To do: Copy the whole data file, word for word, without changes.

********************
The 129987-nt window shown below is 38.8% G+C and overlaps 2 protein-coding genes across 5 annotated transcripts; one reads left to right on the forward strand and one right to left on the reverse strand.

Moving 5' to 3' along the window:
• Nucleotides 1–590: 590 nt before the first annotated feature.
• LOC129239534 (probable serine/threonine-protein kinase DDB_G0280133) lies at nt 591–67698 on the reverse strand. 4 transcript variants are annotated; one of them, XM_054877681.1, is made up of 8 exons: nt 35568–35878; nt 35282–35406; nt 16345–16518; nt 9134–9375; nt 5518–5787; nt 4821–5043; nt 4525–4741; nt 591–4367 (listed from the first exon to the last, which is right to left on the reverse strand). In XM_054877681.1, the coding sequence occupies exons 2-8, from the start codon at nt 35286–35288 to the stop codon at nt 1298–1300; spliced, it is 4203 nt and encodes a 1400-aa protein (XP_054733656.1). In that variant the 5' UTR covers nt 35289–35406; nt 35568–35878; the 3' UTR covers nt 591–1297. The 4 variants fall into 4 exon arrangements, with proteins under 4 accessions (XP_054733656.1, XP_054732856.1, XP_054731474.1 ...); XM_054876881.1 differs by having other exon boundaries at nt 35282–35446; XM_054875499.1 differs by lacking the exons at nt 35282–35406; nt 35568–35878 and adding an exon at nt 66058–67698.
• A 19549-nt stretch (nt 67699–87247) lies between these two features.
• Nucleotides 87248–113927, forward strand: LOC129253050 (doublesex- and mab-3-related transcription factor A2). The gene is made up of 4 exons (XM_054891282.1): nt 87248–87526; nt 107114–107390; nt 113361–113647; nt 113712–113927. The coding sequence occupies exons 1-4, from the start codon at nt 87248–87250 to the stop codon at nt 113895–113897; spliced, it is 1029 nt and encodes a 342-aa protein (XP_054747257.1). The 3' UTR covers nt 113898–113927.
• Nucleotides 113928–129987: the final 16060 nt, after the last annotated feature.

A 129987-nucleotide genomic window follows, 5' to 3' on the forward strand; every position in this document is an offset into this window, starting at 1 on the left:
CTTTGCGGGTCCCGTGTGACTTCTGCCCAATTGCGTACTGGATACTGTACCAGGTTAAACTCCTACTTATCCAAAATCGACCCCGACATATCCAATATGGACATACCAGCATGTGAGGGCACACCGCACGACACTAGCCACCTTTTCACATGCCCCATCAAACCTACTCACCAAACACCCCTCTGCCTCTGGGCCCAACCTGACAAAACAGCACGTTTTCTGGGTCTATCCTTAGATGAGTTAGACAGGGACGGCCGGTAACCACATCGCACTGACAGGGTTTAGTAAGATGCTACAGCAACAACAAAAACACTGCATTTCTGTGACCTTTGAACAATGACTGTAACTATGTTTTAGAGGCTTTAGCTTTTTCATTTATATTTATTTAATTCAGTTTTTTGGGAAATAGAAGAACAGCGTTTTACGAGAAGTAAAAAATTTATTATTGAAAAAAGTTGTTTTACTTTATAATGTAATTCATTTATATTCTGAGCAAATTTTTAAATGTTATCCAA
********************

The 129987-nt window shown below is 38.8% G+C and overlaps 2 protein-coding genes across 5 annotated transcripts; one reads left to right on the forward strand and one right to left on the reverse strand.

Moving 5' to 3' along the window:
• Nucleotides 1–590: 590 nt before the first annotated feature.
• LOC129239534 (probable serine/threonine-protein kinase DDB_G0280133) lies at nt 591–67698 on the reverse strand. 4 transcript variants are annotated; one of them, XM_054877681.1, is made up of 8 exons: nt 35568–35878; nt 35282–35406; nt 16345–16518; nt 9134–9375; nt 5518–5787; nt 4821–5043; nt 4525–4741; nt 591–4367 (listed from the first exon to the last, which is right to left on the reverse strand). In XM_054877681.1, the coding sequence occupies exons 2-8, from the start codon at nt 35286–35288 to the stop codon at nt 1298–1300; spliced, it is 4203 nt and encodes a 1400-aa protein (XP_054733656.1). In that variant the 5' UTR covers nt 35289–35406; nt 35568–35878; the 3' UTR covers nt 591–1297. The 4 variants fall into 4 exon arrangements, with proteins under 4 accessions (XP_054733656.1, XP_054732856.1, XP_054731474.1 ...); XM_054876881.1 differs by having other exon boundaries at nt 35282–35446; XM_054875499.1 differs by lacking the exons at nt 35282–35406; nt 35568–35878 and adding an exon at nt 66058–67698.
• A 19549-nt stretch (nt 67699–87247) lies between these two features.
• Nucleotides 87248–113927, forward strand: LOC129253050 (doublesex- and mab-3-related transcription factor A2). The gene is made up of 4 exons (XM_054891282.1): nt 87248–87526; nt 107114–107390; nt 113361–113647; nt 113712–113927. The coding sequence occupies exons 1-4, from the start codon at nt 87248–87250 to the stop codon at nt 113895–113897; spliced, it is 1029 nt and encodes a 342-aa protein (XP_054747257.1). The 3' UTR covers nt 113898–113927.
• Nucleotides 113928–129987: the final 16060 nt, after the last annotated feature.

A 129987-nucleotide genomic window follows, 5' to 3' on the forward strand; every position in this document is an offset into this window, starting at 1 on the left:
CTTTGCGGGTCCCGTGTGACTTCTGCCCAATTGCGTACTGGATACTGTACCAGGTTAAACTCCTACTTATCCAAAATCGACCCCGACATATCCAATATGGACATACCAGCATGTGAGGGCACACCGCACGACACTAGCCACCTTTTCACATGCCCCATCAAACCTACTCACCAAACACCCCTCTGCCTCTGGGCCCAACCTGACAAAACAGCACGTTTTCTGGGTCTATCCTTAGATGAGTTAGACAGGGACGGCCGGTAACCACATCGCACTGACAGGGTTTAGTAAGATGCTACAGCAACAACAAAAACACTGCATTTCTGTGACCTTTGAACAATGACTGTAACTATGTTTTAGAGGCTTTAGCTTTTTCATTTATATTTATTTAATTCAGTTTTTTGGGAAATAGAAGAACAGCGTTTTACGAGAAGTAAAAAATTTATTATTGAAAAAAGTTGTTTTACTTTATAATGTAATTCATTTATATTCTGAGCAAATTTTTAAATGTTATCCAA